Charles Reginald Jackson was an American author. He is best remembered for his book The Lost Weekend.
Jackson was born in New Jersey and grew up in New York. During his childhood, his older sister and younger brother were killed in a car accident. While he was attending Syracuse University, he had a sexual encounter with another man in his fraternity and was brought to public disgrace for the incident.
As a young man, he worked as a newspaper editor and a bookseller before contracting severe tuberculosis. Because of his illness, Jackson spent several years confined to sanatoriums. He considered those years as a catalyst for his alcoholism.
Jackson abused many substances in his lifetime, including alcohol, cigarettes, sleeping pills, and barbiturates. He struggled to find work during the Great Depression and drank heavily. In 1938, he married Rhoda Booth, a magazine writer, and then began to write as a career.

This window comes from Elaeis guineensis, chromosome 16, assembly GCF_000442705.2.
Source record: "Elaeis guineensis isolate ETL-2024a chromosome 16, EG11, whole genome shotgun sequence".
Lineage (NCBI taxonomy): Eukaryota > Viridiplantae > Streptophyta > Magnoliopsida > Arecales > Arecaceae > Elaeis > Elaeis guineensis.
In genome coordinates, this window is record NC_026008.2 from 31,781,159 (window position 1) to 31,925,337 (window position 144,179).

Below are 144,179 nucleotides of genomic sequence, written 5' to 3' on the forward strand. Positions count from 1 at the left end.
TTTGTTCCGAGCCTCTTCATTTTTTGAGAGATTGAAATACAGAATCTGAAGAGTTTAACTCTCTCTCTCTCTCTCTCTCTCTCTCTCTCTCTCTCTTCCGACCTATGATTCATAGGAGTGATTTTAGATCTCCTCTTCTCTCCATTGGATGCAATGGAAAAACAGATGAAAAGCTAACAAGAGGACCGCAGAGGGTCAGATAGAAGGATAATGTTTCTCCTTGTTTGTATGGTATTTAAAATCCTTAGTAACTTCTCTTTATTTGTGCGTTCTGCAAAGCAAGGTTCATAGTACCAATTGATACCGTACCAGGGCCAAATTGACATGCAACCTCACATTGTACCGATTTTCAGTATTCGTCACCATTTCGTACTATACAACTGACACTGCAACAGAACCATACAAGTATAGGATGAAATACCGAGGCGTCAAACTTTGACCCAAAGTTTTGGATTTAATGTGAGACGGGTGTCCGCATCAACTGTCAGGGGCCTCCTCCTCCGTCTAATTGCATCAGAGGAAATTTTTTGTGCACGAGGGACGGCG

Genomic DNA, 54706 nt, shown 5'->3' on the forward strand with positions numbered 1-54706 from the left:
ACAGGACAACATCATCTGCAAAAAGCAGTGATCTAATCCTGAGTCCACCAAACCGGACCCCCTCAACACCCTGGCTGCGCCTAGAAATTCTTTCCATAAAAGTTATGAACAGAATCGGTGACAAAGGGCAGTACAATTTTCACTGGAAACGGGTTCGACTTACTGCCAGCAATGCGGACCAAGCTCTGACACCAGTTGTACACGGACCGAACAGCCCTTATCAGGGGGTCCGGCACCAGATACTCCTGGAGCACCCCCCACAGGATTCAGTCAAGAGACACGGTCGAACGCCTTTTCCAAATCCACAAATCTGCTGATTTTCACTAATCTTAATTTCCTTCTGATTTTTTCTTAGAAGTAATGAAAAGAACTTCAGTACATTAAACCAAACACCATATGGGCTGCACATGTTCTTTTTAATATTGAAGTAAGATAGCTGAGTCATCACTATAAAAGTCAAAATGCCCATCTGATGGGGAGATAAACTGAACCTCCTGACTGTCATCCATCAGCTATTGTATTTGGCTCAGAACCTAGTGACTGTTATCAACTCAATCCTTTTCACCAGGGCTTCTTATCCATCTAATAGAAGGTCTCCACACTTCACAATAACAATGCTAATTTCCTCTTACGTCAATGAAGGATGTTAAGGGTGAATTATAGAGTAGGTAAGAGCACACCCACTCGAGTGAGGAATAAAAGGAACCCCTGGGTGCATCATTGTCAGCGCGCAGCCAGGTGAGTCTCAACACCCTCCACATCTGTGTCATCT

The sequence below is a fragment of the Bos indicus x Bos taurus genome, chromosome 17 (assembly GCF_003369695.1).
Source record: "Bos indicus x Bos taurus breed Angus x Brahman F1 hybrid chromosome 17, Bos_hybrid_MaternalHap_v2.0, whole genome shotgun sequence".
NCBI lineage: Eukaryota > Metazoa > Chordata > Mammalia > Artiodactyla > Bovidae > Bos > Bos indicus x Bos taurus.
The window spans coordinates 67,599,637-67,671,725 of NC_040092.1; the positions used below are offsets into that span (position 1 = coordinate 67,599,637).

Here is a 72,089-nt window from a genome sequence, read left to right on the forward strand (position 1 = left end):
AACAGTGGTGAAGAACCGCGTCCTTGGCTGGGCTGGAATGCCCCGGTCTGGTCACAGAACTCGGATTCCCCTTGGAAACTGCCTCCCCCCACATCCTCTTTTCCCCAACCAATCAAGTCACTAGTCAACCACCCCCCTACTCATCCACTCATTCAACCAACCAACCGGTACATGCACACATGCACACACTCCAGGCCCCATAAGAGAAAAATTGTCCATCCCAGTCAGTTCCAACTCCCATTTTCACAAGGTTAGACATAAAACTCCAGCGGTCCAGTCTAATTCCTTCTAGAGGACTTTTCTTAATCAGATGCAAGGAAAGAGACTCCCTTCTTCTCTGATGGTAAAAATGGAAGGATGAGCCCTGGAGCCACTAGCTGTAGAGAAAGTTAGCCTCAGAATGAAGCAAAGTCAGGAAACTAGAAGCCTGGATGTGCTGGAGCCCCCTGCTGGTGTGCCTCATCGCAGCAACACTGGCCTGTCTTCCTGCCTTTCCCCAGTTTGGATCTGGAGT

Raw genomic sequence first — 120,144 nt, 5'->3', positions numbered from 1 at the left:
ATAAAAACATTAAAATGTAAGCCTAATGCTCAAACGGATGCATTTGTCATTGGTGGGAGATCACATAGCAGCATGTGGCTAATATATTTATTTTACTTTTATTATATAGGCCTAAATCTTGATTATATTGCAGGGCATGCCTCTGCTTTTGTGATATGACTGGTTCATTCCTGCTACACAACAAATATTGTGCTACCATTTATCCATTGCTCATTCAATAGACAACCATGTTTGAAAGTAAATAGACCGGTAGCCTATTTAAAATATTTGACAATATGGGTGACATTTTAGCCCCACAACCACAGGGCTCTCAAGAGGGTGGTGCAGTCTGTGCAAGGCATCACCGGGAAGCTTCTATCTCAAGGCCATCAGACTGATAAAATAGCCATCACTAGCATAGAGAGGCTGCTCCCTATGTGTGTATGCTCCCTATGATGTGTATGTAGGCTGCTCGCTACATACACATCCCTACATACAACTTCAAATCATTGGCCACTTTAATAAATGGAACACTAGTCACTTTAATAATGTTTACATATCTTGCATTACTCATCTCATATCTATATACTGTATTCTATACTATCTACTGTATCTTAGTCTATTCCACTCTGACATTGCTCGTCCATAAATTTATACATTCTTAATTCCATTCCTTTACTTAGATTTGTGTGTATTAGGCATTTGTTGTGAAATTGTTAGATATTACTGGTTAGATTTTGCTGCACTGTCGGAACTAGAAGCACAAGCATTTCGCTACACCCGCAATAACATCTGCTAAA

Over the next fifteen years, he wrote four novels and one short story collection to mixed reviews and sales. Throughout his life, he struggled violently with addiction but also with accepting his own sexuality. He separated from his wife, was estranged from his family, relapsed several times into both illness and addiction, and eventually began to live with a male lover before committing suicide by overdose.
Jackson died in 1968, one year after publishing his fifth novel. At the time of his death, he was working on a sequel to the lost weekend.